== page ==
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How Much? The Millennium bugs cost at least a $trillion but have only been fudged. The nerds knew it was going to happen and know it is going to happen again unless a better system of expressing age, date and time is found. Worldwide Time is that system and can be incorporated into computers as an option ready to be switched on as soon as the politicians decide. Digital calendars, timetables and diaries would be perpetual, and so save many trees, and decimal watches or clocks would be cheaper to make. They need to be replaced regularly anyway and are now so inexpensive that the cost of replacing them would be tiny in relation to the savings. Worldwide Space would be more expensive to adopt but there would be many benefits from a global system of currencies, weights and measures. The enormous benefits, for our planet and our human race, are incalculable.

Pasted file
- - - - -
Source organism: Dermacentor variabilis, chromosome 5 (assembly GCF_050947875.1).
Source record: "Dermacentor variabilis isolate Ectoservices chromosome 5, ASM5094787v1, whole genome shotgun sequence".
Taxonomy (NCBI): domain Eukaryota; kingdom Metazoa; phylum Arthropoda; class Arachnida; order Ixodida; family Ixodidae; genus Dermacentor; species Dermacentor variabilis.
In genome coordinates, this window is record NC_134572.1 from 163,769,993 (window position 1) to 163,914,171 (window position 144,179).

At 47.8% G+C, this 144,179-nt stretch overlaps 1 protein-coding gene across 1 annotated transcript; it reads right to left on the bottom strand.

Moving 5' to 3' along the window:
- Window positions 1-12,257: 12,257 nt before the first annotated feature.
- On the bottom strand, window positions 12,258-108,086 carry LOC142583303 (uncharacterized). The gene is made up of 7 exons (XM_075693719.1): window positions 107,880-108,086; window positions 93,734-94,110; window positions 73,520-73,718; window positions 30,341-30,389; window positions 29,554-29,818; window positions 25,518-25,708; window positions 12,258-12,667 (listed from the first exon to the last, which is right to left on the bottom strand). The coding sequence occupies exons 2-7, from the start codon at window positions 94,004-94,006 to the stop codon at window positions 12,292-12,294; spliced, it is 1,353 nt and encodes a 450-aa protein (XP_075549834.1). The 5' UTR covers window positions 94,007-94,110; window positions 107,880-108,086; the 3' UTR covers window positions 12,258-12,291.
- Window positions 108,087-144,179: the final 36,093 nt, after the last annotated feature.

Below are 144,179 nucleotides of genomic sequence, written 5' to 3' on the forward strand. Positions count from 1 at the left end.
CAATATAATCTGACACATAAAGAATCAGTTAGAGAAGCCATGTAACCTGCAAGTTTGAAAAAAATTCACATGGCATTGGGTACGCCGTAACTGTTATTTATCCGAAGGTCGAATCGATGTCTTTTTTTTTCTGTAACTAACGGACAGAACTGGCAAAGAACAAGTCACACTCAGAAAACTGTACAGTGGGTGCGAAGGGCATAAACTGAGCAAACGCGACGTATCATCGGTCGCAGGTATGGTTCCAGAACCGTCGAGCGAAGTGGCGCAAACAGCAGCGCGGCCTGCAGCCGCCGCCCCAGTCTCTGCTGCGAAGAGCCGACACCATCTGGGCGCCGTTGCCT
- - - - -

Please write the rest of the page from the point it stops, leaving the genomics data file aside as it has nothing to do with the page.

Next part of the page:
How Soon? The Metric System was conceived three centuries ago and took a century to be adopted by most of our world – except for Britain and the USA. Britain has now adopted most of it but the USA still has its own system. In 1884 ACE, when our current time zones were established by the International Meridian Conference in Washington DC, it was agreed that both Space and Time should be decimalised but, although most of us are now using a decimal Space System, the decimalisation of Time was forgotten or suppressed by stick-in-the-muds who never accept change. The League of Nations and The United Nations both tried, but failed, to introduce a global calendar and the International Standards Organisation failed to devise a year-day number system that can be built into watches. It would be best for the entire Worldwide System to be adopted globally at one particular moment but there is no reason why parts of it could not be used by individuals, organisations or states before then.


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